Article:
Measure Page Scrolling in Google Analytics

scroll-depth

A Google Analytics plugin for measuring page scrolling

Earlier today I came across a Google Analytics plugin called Scroll Depth, developed by Rob Flaherty. Here’s how he describes Scroll Depth:

Scroll Depth is a small Google Analytics plugin that allows you to measure how far down the page your users are scrolling. It monitors the 25%, 50%, 75%, and 100% scroll points, sending a Google Analytics Event at each one.

You can also track when specific elements on the page are scrolled into view. On a blog, for example, you could send a Scroll Depth event whenever the user reaches the end of a post.

The plugin supports Universal Analytics, Classic Google Analytics, and Google Tag Manager.

Scroll Depth is available on GitHub and on it’s project page. Getting it setup is easy, the only two requirements are Google Analytics and jQuery.

Below is a basic setup.

Just be sure to include jquery.scrolldepth.min.js and the call to .scrollDepth() is made after Google Analytics has been loaded up.

There’s a number of options you can pass, too:. I especially like the elements option. It allows you to define a unique element to record scroll events for. So, if you want to track when users scroll to the footer of a post in WordPress, you could easily set that up!

As stated, the only requirements are Google Analytics and jQuery. If it doesn’t seem to be working for you, ensure that Scroll Depth isn’t being loaded before your Google Analytics tracking code.

Use Google Font Directory Fonts in WordPress

Google has some seriously nice looking fonts available for you to use for free in the Google Font Directory. All the fonts are under an open source license and are served right from Google servers.

Most modern web browsers support webfonts. The Google Font API FAQ would be a good place to visit if you have questions or are curious about some of the limitations.

Making use of these fonts in your WordPress theme is extremely easy, as long as you have a basic understanding of CSS. Now let’s get down to using these in your WordPress theme, we’ll keep it short and simple.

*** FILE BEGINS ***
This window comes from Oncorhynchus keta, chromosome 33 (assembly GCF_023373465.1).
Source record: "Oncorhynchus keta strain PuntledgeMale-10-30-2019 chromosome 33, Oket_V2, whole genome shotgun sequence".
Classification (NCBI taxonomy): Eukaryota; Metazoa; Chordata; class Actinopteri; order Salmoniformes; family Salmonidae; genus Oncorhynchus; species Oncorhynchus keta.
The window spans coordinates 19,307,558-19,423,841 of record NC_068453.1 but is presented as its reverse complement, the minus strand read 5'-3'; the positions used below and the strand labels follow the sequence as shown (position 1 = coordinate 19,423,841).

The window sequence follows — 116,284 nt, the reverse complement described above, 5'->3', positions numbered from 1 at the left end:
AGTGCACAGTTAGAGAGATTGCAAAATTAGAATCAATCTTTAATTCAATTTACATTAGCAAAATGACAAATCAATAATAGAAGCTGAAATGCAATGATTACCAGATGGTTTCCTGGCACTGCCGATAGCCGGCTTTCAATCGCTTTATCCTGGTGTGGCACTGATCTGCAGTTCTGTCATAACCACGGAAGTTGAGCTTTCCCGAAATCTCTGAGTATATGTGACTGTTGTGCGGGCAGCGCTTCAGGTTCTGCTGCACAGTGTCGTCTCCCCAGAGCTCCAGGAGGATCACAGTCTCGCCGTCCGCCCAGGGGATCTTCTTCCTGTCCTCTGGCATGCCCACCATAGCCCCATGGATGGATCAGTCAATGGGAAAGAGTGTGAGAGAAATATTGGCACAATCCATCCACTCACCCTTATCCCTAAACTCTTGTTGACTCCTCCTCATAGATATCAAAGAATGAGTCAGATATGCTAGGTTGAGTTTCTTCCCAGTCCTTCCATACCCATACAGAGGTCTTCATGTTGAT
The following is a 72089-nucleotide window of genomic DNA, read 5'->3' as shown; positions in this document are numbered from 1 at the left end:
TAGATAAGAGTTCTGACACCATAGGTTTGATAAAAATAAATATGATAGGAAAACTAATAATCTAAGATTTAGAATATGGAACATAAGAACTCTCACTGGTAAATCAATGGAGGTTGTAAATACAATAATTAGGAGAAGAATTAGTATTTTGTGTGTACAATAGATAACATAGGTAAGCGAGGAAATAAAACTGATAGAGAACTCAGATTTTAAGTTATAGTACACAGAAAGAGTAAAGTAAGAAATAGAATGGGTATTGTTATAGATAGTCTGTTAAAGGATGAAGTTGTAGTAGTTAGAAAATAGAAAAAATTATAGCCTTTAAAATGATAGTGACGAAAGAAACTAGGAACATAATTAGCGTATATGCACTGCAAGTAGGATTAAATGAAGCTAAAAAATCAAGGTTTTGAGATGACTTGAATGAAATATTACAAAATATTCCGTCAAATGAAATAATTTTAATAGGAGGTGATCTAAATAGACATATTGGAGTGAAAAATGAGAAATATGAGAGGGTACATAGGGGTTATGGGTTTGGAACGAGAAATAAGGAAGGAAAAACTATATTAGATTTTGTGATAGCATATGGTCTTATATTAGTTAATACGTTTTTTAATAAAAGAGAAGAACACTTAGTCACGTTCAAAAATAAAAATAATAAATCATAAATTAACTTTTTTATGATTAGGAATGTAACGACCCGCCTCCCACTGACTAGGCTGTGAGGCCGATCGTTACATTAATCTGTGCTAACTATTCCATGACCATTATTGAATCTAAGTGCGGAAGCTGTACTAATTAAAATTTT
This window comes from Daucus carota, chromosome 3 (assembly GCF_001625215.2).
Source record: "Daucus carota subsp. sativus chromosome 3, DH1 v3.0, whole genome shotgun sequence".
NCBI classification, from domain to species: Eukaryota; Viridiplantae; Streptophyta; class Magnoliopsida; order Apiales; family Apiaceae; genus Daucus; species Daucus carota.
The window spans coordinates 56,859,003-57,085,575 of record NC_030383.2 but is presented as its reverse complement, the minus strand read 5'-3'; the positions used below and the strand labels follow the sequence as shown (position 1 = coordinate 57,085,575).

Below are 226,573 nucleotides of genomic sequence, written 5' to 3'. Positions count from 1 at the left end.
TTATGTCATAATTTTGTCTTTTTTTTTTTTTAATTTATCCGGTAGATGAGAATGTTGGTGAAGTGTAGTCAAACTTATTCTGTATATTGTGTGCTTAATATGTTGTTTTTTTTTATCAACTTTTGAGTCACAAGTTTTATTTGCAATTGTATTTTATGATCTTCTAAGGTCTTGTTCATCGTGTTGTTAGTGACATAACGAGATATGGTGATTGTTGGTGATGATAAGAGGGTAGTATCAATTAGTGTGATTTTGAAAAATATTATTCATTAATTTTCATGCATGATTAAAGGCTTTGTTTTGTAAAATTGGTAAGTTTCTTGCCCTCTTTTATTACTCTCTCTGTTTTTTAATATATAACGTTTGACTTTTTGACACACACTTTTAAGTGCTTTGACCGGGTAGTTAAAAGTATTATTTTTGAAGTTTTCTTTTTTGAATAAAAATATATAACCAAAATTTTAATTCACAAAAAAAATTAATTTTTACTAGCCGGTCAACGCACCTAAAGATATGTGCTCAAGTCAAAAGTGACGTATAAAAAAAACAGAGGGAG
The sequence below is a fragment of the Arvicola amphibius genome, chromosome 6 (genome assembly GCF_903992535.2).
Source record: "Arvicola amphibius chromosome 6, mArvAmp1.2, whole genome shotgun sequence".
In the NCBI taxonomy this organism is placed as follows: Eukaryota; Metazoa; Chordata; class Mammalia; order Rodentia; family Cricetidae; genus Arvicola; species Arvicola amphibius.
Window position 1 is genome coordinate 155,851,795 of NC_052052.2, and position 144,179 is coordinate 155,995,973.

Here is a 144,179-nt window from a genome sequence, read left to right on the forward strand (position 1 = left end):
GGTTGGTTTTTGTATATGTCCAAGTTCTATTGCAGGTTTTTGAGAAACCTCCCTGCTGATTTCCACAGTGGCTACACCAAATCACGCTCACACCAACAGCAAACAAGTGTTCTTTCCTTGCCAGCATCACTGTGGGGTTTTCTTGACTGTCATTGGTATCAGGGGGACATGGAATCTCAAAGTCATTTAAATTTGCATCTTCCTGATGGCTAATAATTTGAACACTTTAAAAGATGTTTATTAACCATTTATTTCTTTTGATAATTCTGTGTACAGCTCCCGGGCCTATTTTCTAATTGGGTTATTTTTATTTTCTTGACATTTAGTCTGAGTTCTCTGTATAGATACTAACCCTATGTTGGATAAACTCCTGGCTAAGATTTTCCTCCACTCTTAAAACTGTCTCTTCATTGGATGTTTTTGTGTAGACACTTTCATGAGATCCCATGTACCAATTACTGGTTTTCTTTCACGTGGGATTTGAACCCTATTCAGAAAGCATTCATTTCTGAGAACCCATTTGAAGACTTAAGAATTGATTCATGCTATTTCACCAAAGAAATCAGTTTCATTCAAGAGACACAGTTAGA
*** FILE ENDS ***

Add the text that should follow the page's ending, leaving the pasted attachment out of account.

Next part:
First, head over to the Google Font Directory and pick a font to use. I’ll be using IM Fell as an example, since that’s the font I use for post titles on this site.

Once you find a font you like, click on it. If the font you chose has variants, you will need to click on a variant to use. Once you’re on the font page, click the “Get the code” tab and google will generate the code for the font. You will embed this code in the header.php file for your theme. I usually put it right before the line that calls the theme stylesheet file. Here’s the code I used to include the IM Fell font:

After that, all you have to do is use the font in your CSS, typically the style.css file in your WordPress theme directory. To get my post titles to use the IM Fell font, I did this:

The font-size property defines what size of font to use (duh!). The font-weight property defines the thickness of the font (degree of boldness). You can apply the font-family property using the Google Font to pretty much any piece of CSS that targets text. You can use it for post content, links, widget titles, or whatever you want really.

If you have any questions, feel free to leave a comment and I’ll do my best to help you out!

Use Google Hosted jQuery in WordPress

So, I recently needed to use a google hosted version of jquery for a WordPress theme (don’t ask). I came across this topic at the WordPress forums.

User bazil749 suggested doing this, I’ve updated it to include jQuery 1.4.4:

I added that piece of code to the proper place in the header.php file for the theme and it worked like a champ. jQuery was now loading from Google. The Use Google Libraries plugin does the same basic thing, except it can use libraries other than just jQuery, like jQuery UI, Dojo, MooTools, and Protoype.

There are a number of good reasons to let Google host jQuery for you.